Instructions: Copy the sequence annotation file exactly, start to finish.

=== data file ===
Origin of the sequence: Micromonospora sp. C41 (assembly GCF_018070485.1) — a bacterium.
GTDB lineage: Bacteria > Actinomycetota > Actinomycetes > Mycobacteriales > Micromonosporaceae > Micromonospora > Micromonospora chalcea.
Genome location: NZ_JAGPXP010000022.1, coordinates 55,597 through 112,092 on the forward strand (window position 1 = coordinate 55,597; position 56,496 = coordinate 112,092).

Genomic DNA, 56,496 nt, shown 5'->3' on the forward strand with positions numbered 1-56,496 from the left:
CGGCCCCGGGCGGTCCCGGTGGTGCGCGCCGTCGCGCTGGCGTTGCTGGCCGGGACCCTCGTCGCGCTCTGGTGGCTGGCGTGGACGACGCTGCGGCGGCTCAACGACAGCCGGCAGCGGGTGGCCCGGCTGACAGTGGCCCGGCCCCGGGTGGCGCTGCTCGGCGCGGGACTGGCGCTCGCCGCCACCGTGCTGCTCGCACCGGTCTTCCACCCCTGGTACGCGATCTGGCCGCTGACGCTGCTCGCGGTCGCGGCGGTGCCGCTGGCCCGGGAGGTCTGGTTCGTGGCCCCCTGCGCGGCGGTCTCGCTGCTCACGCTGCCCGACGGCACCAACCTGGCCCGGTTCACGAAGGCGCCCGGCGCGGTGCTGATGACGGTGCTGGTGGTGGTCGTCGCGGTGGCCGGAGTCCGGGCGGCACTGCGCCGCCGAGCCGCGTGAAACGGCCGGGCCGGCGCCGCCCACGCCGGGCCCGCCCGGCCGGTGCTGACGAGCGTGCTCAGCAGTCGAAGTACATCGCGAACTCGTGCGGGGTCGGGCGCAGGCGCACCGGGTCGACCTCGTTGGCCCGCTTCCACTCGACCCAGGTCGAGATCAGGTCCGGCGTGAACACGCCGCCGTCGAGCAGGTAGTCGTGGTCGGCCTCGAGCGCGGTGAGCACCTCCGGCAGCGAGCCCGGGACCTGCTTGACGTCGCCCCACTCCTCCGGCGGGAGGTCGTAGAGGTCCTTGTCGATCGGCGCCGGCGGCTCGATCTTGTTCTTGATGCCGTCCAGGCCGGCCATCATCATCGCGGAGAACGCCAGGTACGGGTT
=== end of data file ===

Origin of the sequence: Micromonospora sp. C41 (assembly GCF_018070485.1) — a bacterium.
GTDB lineage: Bacteria > Actinomycetota > Actinomycetes > Mycobacteriales > Micromonosporaceae > Micromonospora > Micromonospora chalcea.
Genome location: NZ_JAGPXP010000022.1, coordinates 55,597 through 112,092 on the forward strand (window position 1 = coordinate 55,597; position 56,496 = coordinate 112,092).

Genomic DNA, 56,496 nt, shown 5'->3' on the forward strand with positions numbered 1-56,496 from the left:
CGGCCCCGGGCGGTCCCGGTGGTGCGCGCCGTCGCGCTGGCGTTGCTGGCCGGGACCCTCGTCGCGCTCTGGTGGCTGGCGTGGACGACGCTGCGGCGGCTCAACGACAGCCGGCAGCGGGTGGCCCGGCTGACAGTGGCCCGGCCCCGGGTGGCGCTGCTCGGCGCGGGACTGGCGCTCGCCGCCACCGTGCTGCTCGCACCGGTCTTCCACCCCTGGTACGCGATCTGGCCGCTGACGCTGCTCGCGGTCGCGGCGGTGCCGCTGGCCCGGGAGGTCTGGTTCGTGGCCCCCTGCGCGGCGGTCTCGCTGCTCACGCTGCCCGACGGCACCAACCTGGCCCGGTTCACGAAGGCGCCCGGCGCGGTGCTGATGACGGTGCTGGTGGTGGTCGTCGCGGTGGCCGGAGTCCGGGCGGCACTGCGCCGCCGAGCCGCGTGAAACGGCCGGGCCGGCGCCGCCCACGCCGGGCCCGCCCGGCCGGTGCTGACGAGCGTGCTCAGCAGTCGAAGTACATCGCGAACTCGTGCGGGGTCGGGCGCAGGCGCACCGGGTCGACCTCGTTGGCCCGCTTCCACTCGACCCAGGTCGAGATCAGGTCCGGCGTGAACACGCCGCCGTCGAGCAGGTAGTCGTGGTCGGCCTCGAGCGCGGTGAGCACCTCCGGCAGCGAGCCCGGGACCTGCTTGACGTCGCCCCACTCCTCCGGCGGGAGGTCGTAGAGGTCCTTGTCGATCGGCGCCGGCGGCTCGATCTTGTTCTTGATGCCGTCCAGGCCGGCCATCATCATCGCGGAGAACGCCAGGTACGGGTT